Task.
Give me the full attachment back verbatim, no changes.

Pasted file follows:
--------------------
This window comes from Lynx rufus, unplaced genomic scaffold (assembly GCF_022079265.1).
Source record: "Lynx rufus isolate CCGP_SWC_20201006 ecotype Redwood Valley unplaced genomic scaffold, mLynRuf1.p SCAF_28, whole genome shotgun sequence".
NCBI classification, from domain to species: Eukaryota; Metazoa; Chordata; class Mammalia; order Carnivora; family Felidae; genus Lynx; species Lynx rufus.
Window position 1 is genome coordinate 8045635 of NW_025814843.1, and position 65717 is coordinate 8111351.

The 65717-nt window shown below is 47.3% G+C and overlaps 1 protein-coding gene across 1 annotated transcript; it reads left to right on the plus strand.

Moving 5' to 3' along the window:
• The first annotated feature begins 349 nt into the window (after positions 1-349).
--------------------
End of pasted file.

This window comes from Lynx rufus, unplaced genomic scaffold (assembly GCF_022079265.1).
Source record: "Lynx rufus isolate CCGP_SWC_20201006 ecotype Redwood Valley unplaced genomic scaffold, mLynRuf1.p SCAF_28, whole genome shotgun sequence".
NCBI classification, from domain to species: Eukaryota; Metazoa; Chordata; class Mammalia; order Carnivora; family Felidae; genus Lynx; species Lynx rufus.
Window position 1 is genome coordinate 8045635 of NW_025814843.1, and position 65717 is coordinate 8111351.

The 65717-nt window shown below is 47.3% G+C and overlaps 1 protein-coding gene across 1 annotated transcript; it reads left to right on the plus strand.

Moving 5' to 3' along the window:
• The first annotated feature begins 349 nt into the window (after positions 1-349).